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Date of Award
Premenopausal females are at a reduced risk for developing cardiovascular disease as compared to males; this sex difference is not present following menopause. &beta-adrenergic receptors are pharmaceutical targets in the treatment of cardiovascular disease, and sex differences in &beta-adrenergic responsiveness have been demonstrated. However, limited studies have addressed the mechanism(s) underlying these differences. To investigate these sex differences, studies were performed using isolated perfused hearts from male, intact female and ovariectomized female mice, as well as male and female ventricular myocytes. Female hearts exhibited blunted contractile responses to the &beta-adrenergic receptor agonist isoproterenol (ISO) compared to males but not ovariectomized females. The role of the A1 adenosine receptor (A1AR) in antagonizing the &beta-adrenergic contractile response was investigated using the A1AR agonist CCPA and A1AR knockout (KO) mice. Intact females showed an enhanced A1AR anti-adrenergic effect compared to males and ovariectomized females. The &beta-adrenergic contractile response was potentiated in male and female A1ARKO hearts, with sex differences no longer present. Forskolin (FSK), IBMX and CPT-cAMP dose response studies were performed in the isolated heart to investigate the role of adenylyl cyclase, phosphodiesterase and the cAMP signaling cascade, respectively, in generating sex differences in the &beta-adrenergic contractile response. There were essentially no sex differences in the contractile responses to FSK, IBMX or CPT-cAMP. There were no sex differences in the expression of the &beta1R, &beta2R, or A1AR gene in ventricular myocytes, nor were there differences in the expression of Gsá protein, Gi-2á protein, PDE4D, PP1 or PP2A as determined with western blotting. Adenylyl cyclase V/VI was expressed in significantly higher levels in female myocytes. Females showed enhanced cAMP accumulation upon ISO treatment with and without PDE4 inhibition. No sex differences were present in troponin I phosphorylation at 10 or 100 nM ISO, while females displayed enhanced phospholamban phosphorylation only at 100 nM ISO. Females appear to show compensatory increases in adenylyl cyclase expression, cAMP accumulation and phospholamban phosphorylation. The mechanism(s) for the reduced &beta-adrenergic contractile response in female hearts remains unresolved.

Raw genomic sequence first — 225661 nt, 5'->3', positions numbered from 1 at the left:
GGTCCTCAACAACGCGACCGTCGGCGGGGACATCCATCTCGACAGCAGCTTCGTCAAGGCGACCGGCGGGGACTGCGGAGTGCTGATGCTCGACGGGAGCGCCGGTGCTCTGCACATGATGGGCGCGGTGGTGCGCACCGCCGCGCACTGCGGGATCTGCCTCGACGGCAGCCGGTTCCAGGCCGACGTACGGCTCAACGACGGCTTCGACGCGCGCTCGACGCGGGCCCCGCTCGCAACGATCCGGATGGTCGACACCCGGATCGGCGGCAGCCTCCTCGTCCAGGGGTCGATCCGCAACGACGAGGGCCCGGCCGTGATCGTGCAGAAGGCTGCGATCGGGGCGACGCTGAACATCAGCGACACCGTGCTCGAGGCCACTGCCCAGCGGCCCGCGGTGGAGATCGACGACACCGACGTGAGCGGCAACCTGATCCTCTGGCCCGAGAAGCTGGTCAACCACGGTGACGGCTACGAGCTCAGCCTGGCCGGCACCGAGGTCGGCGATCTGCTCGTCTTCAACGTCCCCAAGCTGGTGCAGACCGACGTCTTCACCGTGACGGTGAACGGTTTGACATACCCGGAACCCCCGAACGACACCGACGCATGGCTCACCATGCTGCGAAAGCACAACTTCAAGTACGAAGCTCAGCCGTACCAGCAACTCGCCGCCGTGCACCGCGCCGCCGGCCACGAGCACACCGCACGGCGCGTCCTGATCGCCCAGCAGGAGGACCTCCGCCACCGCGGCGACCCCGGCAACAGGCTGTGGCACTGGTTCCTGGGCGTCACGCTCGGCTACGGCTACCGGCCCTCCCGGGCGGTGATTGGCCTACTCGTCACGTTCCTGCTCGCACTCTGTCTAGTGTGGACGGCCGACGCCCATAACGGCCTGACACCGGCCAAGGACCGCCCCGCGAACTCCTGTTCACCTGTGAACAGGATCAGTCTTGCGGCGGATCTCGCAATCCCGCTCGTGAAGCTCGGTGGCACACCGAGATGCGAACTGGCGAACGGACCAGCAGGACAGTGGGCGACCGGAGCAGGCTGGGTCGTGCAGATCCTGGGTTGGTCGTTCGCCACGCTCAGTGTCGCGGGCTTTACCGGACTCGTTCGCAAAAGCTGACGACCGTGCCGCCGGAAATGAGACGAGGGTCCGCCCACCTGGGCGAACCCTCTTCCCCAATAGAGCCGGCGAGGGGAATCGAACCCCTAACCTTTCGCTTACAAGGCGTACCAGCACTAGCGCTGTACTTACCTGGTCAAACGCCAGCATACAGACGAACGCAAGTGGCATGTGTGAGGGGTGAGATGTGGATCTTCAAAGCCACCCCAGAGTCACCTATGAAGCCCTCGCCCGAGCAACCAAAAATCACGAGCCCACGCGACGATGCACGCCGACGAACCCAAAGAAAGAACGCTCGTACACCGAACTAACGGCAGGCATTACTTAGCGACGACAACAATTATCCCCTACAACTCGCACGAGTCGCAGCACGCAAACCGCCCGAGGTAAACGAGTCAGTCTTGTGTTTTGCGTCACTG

Mcintosh, Victoria, "Sex differences in the cardiac beta-adrenergic receptor contractile response" (2012). Wayne State University Dissertations. Paper 458.